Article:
SXSW 2013 Film Awards: Title Design Finalists (19 Videos) | Cinephile | Scoop.it

Posted by Art of the Title on March 6, 2013 • 


"We’re happy to announce that next week, Art of the Title returns to Austin, TX for the 2013 SXSW Film Design Awards. Editor-in-Chief Ian Albinson will again be a juror, and joining him this year will be Paul Babb, President/CEO of MAXON Computer, Inc., and Designer Kurt Volk (also a returing juror) from the Austin-based Troublemaker Studios.


The title design screening will take place Monday, March 11th, at 9:30pm in the Vimeo Theater and will showcase this year’s 19 finalists (also viewable below)."

...

 

ArtoftheTitle.com


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The State of the VFX Industry with Scott Ross & Scott Squires (38:58)

Posted by Micah Van Hove on June 1, 2013 • 

 

"As many of you know, the VFX industry is going through its own turmoil these days, with many of the hardworking artists taking the brunt of the dissatisfaction. Back in March there was a protest at the Oscars after the Life of Pi incident after Rhythm & Hues went bankrupt even after winning the Academy Award. If you want to know the future of the industry and potential solutions to the problems that VFX workers face, get the scoop from VFX giants Scott Ross and Scott Squires from their recent presentation at NAB:"

...

 

Read more on nofilmschool.com

moviemachine.tv


• About the VFX crisis, you may read also:

digital-cinema-tools.com/?q=Rhythm+Hues


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John Fellows's curator insight, June 2, 2013 6:19 PM

This is is disturbing...

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Ending the VFX Crisis: What Has to Happen. By Peter Plantec

Ending the VFX Crisis: What Has to Happen. By Peter Plantec | Cinephile | Scoop.it

Posted by Peter Plantec on April 16, 2013 • 

 

"As I keep digging deeper into the VFX crisis, it's becoming almost fractal. I try to stay neutral, and it's getting easier as I learn more. Taking sides in this issue will not lead to a solution. It seems all of us play a part. All sides are partly responsible. Getting the studios' side of the story can be difficult, but I'm making headway. They do have some points. Let's take a look at some things I've learned recently."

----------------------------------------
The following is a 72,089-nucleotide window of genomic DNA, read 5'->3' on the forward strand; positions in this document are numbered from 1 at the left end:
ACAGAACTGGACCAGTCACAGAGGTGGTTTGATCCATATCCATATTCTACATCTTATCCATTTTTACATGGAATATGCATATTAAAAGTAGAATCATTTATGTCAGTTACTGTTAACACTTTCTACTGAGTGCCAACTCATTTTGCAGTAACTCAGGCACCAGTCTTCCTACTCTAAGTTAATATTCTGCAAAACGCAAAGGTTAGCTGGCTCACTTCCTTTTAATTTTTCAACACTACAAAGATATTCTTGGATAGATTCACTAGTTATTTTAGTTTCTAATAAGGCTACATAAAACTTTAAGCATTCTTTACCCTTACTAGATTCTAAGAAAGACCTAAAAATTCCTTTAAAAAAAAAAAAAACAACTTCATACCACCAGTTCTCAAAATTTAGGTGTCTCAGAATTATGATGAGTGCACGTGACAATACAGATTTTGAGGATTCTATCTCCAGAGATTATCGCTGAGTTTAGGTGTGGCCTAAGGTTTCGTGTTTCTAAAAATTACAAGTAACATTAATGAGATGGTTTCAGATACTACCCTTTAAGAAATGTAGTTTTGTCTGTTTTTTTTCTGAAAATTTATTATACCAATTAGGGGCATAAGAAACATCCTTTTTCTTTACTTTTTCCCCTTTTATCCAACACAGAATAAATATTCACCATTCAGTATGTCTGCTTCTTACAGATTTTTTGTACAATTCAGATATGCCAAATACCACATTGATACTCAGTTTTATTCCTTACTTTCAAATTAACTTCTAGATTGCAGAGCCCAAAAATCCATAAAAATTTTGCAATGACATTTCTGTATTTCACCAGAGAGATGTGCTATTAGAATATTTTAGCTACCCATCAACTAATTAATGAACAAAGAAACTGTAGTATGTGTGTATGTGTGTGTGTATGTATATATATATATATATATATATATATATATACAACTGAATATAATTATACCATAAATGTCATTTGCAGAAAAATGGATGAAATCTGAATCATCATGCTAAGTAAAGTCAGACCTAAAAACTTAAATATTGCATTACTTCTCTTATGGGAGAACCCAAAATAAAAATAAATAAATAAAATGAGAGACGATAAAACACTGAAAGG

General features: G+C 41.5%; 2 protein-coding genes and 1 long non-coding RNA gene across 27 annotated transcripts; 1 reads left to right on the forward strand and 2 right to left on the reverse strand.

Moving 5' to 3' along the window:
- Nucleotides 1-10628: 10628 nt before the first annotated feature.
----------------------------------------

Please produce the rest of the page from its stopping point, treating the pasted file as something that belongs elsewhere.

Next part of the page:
...


studiodaily.com


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Final Cut Pro X versus Premiere Pro CS6 by Oliver Peters

Final Cut Pro X versus Premiere Pro CS6 by Oliver Peters | Cinephile | Scoop.it

Posted by Oliver Peters on March 16, 2013 • 

 

"The struggle within most shops that invested in Apple’s Final Cut Pro is whether to stay put a while longer, adopt Final Cut Pro X or cut the cord and move on. For many this means shifting to the Adobe Production Premium bundle – part of Creative Suite. Most of the editors and facilities in my sphere are doing just that. I’m one of only two local editors that I know of, who is actually using FCP X professionally. The rest are in the process of shifting to Premiere Pro, while maintaining some continued use of FCP “legacy”. This post is not intended as a “shoot out” or to say one is better than the other. Both are good tools and much of the choice gets down to personal preference. Instead, my goal is to lay out some random considerations in making the move."

...

 

digitalfilms.wordpress.com


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Basic Lighting Lesson: Understanding Hard Light and Soft Light. By Joe Marine (02:55)

Posted by Joe Marine on March 15, 2013 • 


(...) "While some of you may be familiar with the finer points of lighting, I think it’s always helpful to get a little bit of a refresher. If you look at Hollywood films, there are various uses of hard lights and soft lights, but most often hard lights are used to fake daylight (since the sun itself is a hard source). There are certainly other instances when a light is left unfiltered and hard, but very often, most lights on a set are going through some sort of diffusion or are being bounced off of a surface — unless, of course, you’re making a film noir, in which case, everything is a hard source with hard shadows."

...

 

Read more on NoFilmSchool.com


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A. Belén A. Rutia's curator insight, March 17, 2013 12:07 PM

El uso de la luz dura y luz suave para crear la iluminación y sombras necesarias en películas.

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‘Blue Valentine’ DP Andrij Parekh: ‘People See Movies for Great Performances, Not Nice Photography’. By Joe Marine (21:38)

‘Blue Valentine’ DP Andrij Parekh: ‘People See Movies for Great Performances, Not Nice Photography’. By Joe Marine (21:38) | Cinephile | Scoop.it

Posted by Joe Marine on February 23, 2013 • 


"There is no question the director of photography is one of the most important jobs on set. The DP helps the director set the look of the film, and depending on their working relationship, may actually have quite a bit of influence on the final film. In the end though, the DP’s job is to help the director get the movie “in the can” at all costs, even if that means sacrificing time for lighting and camera moves. Blue Valentine director of photography Andrij Parekh sat down with Craft Truck, a website that focuses on discussions with technical storytellers from the world of film, to talk about his career and how he sees the role of the cinematographer."

...


NoFilmSchool.com